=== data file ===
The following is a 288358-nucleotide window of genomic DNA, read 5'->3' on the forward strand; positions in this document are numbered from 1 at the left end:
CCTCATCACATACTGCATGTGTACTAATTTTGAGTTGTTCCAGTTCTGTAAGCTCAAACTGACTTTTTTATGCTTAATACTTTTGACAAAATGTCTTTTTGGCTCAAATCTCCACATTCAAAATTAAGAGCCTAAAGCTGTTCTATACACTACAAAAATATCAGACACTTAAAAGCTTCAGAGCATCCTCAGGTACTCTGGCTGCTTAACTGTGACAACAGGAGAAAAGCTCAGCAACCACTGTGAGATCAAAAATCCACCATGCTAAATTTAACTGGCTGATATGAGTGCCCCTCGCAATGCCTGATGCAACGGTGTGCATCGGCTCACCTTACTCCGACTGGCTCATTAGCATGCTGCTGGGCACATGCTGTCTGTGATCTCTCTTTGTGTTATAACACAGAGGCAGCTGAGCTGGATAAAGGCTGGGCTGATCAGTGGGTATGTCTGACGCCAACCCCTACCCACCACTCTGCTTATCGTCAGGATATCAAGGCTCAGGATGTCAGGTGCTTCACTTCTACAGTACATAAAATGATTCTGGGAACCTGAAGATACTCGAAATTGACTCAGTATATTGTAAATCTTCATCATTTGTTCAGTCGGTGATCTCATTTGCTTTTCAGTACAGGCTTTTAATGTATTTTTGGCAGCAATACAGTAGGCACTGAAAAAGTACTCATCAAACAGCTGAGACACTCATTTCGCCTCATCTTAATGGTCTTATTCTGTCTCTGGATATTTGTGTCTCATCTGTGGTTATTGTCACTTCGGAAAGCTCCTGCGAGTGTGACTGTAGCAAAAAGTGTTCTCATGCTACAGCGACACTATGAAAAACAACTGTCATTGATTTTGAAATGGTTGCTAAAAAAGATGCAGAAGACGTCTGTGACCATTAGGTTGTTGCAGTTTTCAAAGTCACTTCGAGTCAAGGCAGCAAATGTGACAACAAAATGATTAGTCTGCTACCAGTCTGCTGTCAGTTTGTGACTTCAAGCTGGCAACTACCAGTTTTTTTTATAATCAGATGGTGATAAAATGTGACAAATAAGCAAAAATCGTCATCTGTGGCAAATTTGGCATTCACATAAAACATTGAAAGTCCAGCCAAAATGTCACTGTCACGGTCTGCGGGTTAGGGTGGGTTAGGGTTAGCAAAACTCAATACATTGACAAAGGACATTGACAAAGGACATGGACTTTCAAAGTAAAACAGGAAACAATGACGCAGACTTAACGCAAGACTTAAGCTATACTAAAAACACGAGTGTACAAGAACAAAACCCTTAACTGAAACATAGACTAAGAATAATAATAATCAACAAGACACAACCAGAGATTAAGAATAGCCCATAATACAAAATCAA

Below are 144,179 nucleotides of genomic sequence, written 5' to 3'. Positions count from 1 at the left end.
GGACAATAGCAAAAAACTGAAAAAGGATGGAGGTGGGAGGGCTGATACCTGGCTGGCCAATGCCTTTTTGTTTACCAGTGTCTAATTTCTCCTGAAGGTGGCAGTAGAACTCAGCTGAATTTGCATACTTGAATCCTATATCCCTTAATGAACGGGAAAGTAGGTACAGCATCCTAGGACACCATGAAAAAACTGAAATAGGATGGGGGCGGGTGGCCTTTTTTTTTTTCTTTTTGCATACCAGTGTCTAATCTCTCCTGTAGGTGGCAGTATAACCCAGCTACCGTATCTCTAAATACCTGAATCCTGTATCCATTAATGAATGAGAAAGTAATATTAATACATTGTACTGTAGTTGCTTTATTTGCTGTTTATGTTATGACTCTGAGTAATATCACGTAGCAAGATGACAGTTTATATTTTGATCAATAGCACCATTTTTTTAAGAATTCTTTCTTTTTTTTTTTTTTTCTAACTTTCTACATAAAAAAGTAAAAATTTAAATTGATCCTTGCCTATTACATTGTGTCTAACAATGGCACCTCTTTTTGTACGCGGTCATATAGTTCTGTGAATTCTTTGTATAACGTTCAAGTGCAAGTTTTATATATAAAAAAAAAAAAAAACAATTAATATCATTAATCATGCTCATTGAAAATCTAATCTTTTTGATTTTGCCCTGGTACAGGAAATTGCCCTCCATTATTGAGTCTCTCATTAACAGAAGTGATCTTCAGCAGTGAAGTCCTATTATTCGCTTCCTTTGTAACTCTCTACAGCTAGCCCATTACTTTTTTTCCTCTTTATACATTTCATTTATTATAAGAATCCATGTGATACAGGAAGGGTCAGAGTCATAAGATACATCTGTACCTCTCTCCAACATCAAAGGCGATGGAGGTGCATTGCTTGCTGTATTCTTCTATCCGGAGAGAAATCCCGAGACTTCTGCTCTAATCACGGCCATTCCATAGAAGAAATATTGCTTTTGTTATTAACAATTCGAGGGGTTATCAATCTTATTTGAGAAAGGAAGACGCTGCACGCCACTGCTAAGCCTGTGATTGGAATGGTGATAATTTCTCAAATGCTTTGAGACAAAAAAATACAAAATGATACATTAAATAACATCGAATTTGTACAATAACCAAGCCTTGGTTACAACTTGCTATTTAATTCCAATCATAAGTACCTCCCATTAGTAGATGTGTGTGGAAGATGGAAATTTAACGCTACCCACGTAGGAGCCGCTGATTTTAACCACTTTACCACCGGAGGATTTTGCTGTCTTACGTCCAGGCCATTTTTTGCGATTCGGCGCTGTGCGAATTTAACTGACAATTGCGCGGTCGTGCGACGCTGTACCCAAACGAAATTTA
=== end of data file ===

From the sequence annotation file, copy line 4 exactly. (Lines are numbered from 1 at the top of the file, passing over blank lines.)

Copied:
GGACAATAGCAAAAAACTGAAAAAGGATGGAGGTGGGAGGGCTGATACCTGGCTGGCCAATGCCTTTTTGTTTACCAGTGTCTAATTTCTCCTGAAGGTGGCAGTAGAACTCAGCTGAATTTGCATACTTGAATCCTATATCCCTTAATGAACGGGAAAGTAGGTACAGCATCCTAGGACACCATGAAAAAACTGAAATAGGATGGGGGCGGGTGGCCTTTTTTTTTTTCTTTTTGCATACCAGTGTCTAATCTCTCCTGTAGGTGGCAGTATAACCCAGCTACCGTATCTCTAAATACCTGAATCCTGTATCCATTAATGAATGAGAAAGTAATATTAATACATTGTACTGTAGTTGCTTTATTTGCTGTTTATGTTATGACTCTGAGTAATATCACGTAGCAAGATGACAGTTTATATTTTGATCAATAGCACCATTTTTTTAAGAATTCTTTCTTTTTTTTTTTTTTTCTAACTTTCTACATAAAAAAGTAAAAATTTAAATTGATCCTTGCCTATTACATTGTGTCTAACAATGGCACCTCTTTTTGTACGCGGTCATATAGTTCTGTGAATTCTTTGTATAACGTTCAAGTGCAAGTTTTATATATAAAAAAAAAAAAAAACAATTAATATCATTAATCATGCTCATTGAAAATCTAATCTTTTTGATTTTGCCCTGGTACAGGAAATTGCCCTCCATTATTGAGTCTCTCATTAACAGAAGTGATCTTCAGCAGTGAAGTCCTATTATTCGCTTCCTTTGTAACTCTCTACAGCTAGCCCATTACTTTTTTTCCTCTTTATACATTTCATTTATTATAAGAATCCATGTGATACAGGAAGGGTCAGAGTCATAAGATACATCTGTACCTCTCTCCAACATCAAAGGCGATGGAGGTGCATTGCTTGCTGTATTCTTCTATCCGGAGAGAAATCCCGAGACTTCTGCTCTAATCACGGCCATTCCATAGAAGAAATATTGCTTTTGTTATTAACAATTCGAGGGGTTATCAATCTTATTTGAGAAAGGAAGACGCTGCACGCCACTGCTAAGCCTGTGATTGGAATGGTGATAATTTCTCAAATGCTTTGAGACAAAAAAATACAAAATGATACATTAAATAACATCGAATTTGTACAATAACCAAGCCTTGGTTACAACTTGCTATTTAATTCCAATCATAAGTACCTCCCATTAGTAGATGTGTGTGGAAGATGGAAATTTAACGCTACCCACGTAGGAGCCGCTGATTTTAACCACTTTACCACCGGAGGATTTTGCTGTCTTACGTCCAGGCCATTTTTTGCGATTCGGCGCTGTGCGAATTTAACTGACAATTGCGCGGTCGTGCGACGCTGTACCCAAACGAAATTTA